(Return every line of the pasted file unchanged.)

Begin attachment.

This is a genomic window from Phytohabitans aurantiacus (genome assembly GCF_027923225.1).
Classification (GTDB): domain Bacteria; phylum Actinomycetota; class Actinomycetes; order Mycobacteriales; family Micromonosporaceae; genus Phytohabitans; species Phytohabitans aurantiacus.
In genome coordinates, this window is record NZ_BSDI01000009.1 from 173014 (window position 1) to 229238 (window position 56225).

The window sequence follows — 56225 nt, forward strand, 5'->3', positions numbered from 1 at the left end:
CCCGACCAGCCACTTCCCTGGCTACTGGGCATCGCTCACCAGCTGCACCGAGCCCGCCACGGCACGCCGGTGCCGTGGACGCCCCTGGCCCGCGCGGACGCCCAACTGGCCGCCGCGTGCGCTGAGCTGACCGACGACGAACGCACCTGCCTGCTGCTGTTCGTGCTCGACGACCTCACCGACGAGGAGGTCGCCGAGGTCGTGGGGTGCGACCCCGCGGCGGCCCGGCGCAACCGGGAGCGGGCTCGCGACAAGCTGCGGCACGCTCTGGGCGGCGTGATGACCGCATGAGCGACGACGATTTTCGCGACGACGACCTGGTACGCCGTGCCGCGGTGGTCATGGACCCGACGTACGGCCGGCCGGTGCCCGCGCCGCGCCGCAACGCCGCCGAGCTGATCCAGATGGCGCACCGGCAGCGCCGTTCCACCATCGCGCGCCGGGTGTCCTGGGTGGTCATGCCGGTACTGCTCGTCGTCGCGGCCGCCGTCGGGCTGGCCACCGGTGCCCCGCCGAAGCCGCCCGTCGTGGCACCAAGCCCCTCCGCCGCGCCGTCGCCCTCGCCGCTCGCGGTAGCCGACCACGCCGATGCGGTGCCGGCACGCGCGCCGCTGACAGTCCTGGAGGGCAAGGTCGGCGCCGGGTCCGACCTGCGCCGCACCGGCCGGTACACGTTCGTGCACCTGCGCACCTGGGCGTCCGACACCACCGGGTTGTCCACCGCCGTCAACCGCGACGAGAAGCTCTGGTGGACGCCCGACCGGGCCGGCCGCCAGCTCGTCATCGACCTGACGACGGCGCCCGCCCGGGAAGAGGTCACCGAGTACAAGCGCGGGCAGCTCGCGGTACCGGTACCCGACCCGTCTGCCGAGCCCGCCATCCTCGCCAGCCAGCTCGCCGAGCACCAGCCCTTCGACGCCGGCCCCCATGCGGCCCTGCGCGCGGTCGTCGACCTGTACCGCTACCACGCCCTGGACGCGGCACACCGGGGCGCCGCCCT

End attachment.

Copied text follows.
This is a genomic window from Phytohabitans aurantiacus (genome assembly GCF_027923225.1).
Classification (GTDB): domain Bacteria; phylum Actinomycetota; class Actinomycetes; order Mycobacteriales; family Micromonosporaceae; genus Phytohabitans; species Phytohabitans aurantiacus.
In genome coordinates, this window is record NZ_BSDI01000009.1 from 173014 (window position 1) to 229238 (window position 56225).

The window sequence follows — 56225 nt, forward strand, 5'->3', positions numbered from 1 at the left end:
CCCGACCAGCCACTTCCCTGGCTACTGGGCATCGCTCACCAGCTGCACCGAGCCCGCCACGGCACGCCGGTGCCGTGGACGCCCCTGGCCCGCGCGGACGCCCAACTGGCCGCCGCGTGCGCTGAGCTGACCGACGACGAACGCACCTGCCTGCTGCTGTTCGTGCTCGACGACCTCACCGACGAGGAGGTCGCCGAGGTCGTGGGGTGCGACCCCGCGGCGGCCCGGCGCAACCGGGAGCGGGCTCGCGACAAGCTGCGGCACGCTCTGGGCGGCGTGATGACCGCATGAGCGACGACGATTTTCGCGACGACGACCTGGTACGCCGTGCCGCGGTGGTCATGGACCCGACGTACGGCCGGCCGGTGCCCGCGCCGCGCCGCAACGCCGCCGAGCTGATCCAGATGGCGCACCGGCAGCGCCGTTCCACCATCGCGCGCCGGGTGTCCTGGGTGGTCATGCCGGTACTGCTCGTCGTCGCGGCCGCCGTCGGGCTGGCCACCGGTGCCCCGCCGAAGCCGCCCGTCGTGGCACCAAGCCCCTCCGCCGCGCCGTCGCCCTCGCCGCTCGCGGTAGCCGACCACGCCGATGCGGTGCCGGCACGCGCGCCGCTGACAGTCCTGGAGGGCAAGGTCGGCGCCGGGTCCGACCTGCGCCGCACCGGCCGGTACACGTTCGTGCACCTGCGCACCTGGGCGTCCGACACCACCGGGTTGTCCACCGCCGTCAACCGCGACGAGAAGCTCTGGTGGACGCCCGACCGGGCCGGCCGCCAGCTCGTCATCGACCTGACGACGGCGCCCGCCCGGGAAGAGGTCACCGAGTACAAGCGCGGGCAGCTCGCGGTACCGGTACCCGACCCGTCTGCCGAGCCCGCCATCCTCGCCAGCCAGCTCGCCGAGCACCAGCCCTTCGACGCCGGCCCCCATGCGGCCCTGCGCGCGGTCGTCGACCTGTACCGCTACCACGCCCTGGACGCGGCACACCGGGGCGCCGCCCT